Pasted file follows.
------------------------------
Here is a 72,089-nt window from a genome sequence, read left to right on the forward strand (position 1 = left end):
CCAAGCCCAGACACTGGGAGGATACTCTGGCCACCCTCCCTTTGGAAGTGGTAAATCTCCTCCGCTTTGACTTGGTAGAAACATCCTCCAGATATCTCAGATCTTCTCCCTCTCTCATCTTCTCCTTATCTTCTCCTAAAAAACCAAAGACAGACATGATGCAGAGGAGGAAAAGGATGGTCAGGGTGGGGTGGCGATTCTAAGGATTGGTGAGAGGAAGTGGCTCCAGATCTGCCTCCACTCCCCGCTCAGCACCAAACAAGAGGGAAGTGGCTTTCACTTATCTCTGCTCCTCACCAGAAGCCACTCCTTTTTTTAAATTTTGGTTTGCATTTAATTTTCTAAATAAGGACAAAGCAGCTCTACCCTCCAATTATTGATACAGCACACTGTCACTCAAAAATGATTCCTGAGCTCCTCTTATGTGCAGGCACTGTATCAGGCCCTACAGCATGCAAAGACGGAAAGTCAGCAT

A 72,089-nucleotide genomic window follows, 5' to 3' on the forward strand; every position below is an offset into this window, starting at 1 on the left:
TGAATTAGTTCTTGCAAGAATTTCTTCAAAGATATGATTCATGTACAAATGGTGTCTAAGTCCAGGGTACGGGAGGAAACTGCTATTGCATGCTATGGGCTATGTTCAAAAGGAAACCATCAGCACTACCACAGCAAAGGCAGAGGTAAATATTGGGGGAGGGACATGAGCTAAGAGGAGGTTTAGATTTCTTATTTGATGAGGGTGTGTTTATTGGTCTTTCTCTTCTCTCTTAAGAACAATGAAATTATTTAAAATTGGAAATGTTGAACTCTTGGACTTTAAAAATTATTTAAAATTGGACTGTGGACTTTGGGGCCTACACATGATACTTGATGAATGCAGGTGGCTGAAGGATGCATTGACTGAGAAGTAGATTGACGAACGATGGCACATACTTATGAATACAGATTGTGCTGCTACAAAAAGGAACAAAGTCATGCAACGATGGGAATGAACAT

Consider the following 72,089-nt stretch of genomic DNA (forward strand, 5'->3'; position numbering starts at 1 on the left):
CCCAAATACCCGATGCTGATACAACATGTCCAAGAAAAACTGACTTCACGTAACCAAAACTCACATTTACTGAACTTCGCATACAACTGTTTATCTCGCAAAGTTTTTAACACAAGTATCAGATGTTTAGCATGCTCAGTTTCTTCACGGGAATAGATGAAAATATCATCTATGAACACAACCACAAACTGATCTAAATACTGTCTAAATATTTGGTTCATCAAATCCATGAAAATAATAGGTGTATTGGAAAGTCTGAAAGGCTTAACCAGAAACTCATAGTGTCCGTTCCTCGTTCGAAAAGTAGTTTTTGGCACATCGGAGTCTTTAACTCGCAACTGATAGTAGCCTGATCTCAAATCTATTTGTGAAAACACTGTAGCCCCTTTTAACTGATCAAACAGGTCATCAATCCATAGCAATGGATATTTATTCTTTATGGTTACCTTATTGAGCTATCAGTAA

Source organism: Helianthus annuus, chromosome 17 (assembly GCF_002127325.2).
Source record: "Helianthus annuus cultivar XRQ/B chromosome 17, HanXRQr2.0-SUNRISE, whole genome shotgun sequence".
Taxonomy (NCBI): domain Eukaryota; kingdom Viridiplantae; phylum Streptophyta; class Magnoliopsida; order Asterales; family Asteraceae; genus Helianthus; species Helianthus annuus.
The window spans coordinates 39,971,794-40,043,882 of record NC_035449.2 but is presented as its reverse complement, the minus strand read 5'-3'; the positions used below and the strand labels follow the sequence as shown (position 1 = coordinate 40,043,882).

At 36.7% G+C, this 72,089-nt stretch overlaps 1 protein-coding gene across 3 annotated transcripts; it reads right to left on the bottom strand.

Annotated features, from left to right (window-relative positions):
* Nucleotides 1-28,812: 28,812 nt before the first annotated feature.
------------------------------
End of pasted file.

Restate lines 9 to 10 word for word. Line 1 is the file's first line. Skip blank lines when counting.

Taxonomy (NCBI): domain Eukaryota; kingdom Viridiplantae; phylum Streptophyta; class Magnoliopsida; order Asterales; family Asteraceae; genus Helianthus; species Helianthus annuus.
The window spans coordinates 39,971,794-40,043,882 of record NC_035449.2 but is presented as its reverse complement, the minus strand read 5'-3'; the positions used below and the strand labels follow the sequence as shown (position 1 = coordinate 40,043,882).